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|Source:||Rahman, M.F.,Patterson, D.,Cheok, A.,Betz, R. (2007). Motor drives. Power Electronics Handbook : 857-933. ScholarBank@NUS Repository. https://doi.org/B978-012088479-7/50051-1|
|Abstract:||The widespread proliferation of power electronics and ancillary control circuits into motor control systems in the past two or three decades have led to a situation where motor drives, which process about two-thirds of the world's electrical power into mechanical power, are on the threshold of processing all of this power via power electronics. A typical motor-drive system is expected to have some of the system blocks. The load may be a conveyor system, a traction system, the rolls of a mill drive, the cutting tool of a numerically controlled machine tool, the compressor of an air conditioner, a ship propulsion system, a control valve for a boiler, a robotic arm, and so on. The power electronic converter block may use diodes, metal-oxide semiconductor field effect transistors (MOSFETS), gate turn-off thyristors (GTOs), insulated gate bipolar transistors (IGBTs), or thyristors. The controllers may consist of several control loops, for regulating voltage, current, torque, flux,speed, position, tension, or other desirable conditions of the load. Direct-current motors are extensively used in variable-speed drives and position-control systems where good dynamic response and steady-state performance are required. Depending on the application requirements, the power converter for a dc motor may be chosen from a number of topologies. © 2007 Elsevier Inc. All rights reserved.|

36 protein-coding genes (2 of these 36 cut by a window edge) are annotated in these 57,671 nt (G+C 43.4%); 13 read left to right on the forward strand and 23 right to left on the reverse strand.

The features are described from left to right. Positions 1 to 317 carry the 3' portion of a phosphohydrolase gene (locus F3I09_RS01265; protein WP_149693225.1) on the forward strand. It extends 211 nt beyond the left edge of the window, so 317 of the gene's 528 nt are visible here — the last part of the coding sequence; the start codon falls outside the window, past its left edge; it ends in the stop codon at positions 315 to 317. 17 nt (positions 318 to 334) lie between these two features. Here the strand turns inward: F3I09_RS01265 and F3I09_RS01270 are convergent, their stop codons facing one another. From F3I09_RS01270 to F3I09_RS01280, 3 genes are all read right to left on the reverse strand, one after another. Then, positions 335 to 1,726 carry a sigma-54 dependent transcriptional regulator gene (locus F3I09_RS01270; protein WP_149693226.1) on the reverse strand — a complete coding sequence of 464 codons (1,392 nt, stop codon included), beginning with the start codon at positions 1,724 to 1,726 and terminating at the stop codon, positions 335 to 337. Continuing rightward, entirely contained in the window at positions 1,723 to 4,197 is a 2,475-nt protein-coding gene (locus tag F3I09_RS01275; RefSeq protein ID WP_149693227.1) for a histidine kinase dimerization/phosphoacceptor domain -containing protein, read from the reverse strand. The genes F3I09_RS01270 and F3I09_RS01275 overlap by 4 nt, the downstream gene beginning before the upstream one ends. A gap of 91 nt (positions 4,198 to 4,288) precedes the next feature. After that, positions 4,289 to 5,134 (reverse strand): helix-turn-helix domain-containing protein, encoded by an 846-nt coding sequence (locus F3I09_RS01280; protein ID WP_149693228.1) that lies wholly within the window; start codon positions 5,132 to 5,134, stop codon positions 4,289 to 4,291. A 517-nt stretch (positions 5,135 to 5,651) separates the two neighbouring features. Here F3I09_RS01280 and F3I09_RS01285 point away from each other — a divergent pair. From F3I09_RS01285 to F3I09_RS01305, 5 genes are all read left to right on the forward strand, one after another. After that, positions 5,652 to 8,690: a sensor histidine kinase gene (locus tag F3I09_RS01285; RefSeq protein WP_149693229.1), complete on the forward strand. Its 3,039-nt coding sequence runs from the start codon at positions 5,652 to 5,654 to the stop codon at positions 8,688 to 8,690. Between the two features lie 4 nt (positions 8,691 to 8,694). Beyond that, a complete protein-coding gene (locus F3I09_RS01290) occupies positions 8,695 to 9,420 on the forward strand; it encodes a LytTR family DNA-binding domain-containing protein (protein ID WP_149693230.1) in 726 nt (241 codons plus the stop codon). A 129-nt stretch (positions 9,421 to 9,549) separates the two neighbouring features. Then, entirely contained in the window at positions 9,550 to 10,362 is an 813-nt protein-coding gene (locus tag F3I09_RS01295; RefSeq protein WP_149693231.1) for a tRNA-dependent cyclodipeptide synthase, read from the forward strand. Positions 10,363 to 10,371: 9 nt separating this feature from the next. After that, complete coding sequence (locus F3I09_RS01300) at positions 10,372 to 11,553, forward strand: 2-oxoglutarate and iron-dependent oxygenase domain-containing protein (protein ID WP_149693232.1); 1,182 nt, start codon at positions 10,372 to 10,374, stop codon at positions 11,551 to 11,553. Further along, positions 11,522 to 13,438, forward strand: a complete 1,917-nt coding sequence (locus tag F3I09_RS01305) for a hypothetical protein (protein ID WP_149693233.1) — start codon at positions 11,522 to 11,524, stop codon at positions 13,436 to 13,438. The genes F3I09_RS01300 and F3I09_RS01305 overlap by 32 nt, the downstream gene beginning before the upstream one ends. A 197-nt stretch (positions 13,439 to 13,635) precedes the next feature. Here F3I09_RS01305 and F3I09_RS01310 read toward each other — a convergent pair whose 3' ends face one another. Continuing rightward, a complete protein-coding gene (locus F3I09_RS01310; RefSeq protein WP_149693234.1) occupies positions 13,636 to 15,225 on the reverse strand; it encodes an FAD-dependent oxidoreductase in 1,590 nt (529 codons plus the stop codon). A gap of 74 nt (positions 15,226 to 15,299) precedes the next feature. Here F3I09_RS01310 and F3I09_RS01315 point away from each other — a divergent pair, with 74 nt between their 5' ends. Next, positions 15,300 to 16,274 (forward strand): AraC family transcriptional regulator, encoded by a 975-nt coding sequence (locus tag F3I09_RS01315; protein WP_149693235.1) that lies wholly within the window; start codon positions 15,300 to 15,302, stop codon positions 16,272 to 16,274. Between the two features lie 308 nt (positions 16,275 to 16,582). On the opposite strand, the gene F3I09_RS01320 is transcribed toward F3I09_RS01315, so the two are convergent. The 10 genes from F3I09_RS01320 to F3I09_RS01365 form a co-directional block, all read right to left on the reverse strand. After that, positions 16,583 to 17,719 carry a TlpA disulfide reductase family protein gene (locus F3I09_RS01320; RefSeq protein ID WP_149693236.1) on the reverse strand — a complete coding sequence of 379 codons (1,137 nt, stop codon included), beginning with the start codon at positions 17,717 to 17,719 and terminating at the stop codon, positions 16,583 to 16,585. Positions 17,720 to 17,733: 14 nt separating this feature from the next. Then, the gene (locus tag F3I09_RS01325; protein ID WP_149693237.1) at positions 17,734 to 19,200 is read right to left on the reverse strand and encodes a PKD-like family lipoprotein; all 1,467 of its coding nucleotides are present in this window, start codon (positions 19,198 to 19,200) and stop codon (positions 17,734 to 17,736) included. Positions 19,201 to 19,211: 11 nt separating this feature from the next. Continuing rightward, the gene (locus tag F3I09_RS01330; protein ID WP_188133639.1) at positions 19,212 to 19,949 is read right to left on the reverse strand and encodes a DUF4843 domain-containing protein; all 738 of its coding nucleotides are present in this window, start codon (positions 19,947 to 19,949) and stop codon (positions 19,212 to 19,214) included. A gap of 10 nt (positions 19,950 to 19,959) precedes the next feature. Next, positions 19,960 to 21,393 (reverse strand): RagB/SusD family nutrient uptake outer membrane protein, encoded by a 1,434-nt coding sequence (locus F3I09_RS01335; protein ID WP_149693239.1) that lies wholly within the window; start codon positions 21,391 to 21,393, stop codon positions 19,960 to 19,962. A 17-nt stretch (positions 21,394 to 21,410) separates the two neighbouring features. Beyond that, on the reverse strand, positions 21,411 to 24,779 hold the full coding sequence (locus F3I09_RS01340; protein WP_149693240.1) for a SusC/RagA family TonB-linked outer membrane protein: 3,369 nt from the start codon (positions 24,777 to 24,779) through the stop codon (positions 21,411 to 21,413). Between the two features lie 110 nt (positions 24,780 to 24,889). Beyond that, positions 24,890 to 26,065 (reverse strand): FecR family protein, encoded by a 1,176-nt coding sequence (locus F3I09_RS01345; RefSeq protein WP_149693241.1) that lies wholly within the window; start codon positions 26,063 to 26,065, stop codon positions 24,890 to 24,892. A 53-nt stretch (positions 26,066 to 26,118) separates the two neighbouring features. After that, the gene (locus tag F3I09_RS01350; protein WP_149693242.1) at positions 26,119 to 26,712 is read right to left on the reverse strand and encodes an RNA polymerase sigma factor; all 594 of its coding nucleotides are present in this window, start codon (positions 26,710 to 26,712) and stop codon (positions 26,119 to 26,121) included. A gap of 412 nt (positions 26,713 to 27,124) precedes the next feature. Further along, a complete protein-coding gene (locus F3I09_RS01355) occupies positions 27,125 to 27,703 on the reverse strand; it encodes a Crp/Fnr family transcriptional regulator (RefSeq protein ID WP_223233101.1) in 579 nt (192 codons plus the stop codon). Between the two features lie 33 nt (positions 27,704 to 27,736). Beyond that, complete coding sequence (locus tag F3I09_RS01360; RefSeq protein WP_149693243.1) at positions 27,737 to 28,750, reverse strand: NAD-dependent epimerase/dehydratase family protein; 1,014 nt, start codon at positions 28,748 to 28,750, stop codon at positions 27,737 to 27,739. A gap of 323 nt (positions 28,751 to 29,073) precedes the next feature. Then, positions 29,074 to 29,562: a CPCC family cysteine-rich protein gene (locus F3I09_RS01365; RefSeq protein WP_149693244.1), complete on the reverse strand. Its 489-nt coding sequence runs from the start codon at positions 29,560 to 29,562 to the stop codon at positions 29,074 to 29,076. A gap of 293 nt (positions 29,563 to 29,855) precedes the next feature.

|Source Title:||Power Electronics Handbook|
|Appears in Collections:||Staff Publications|
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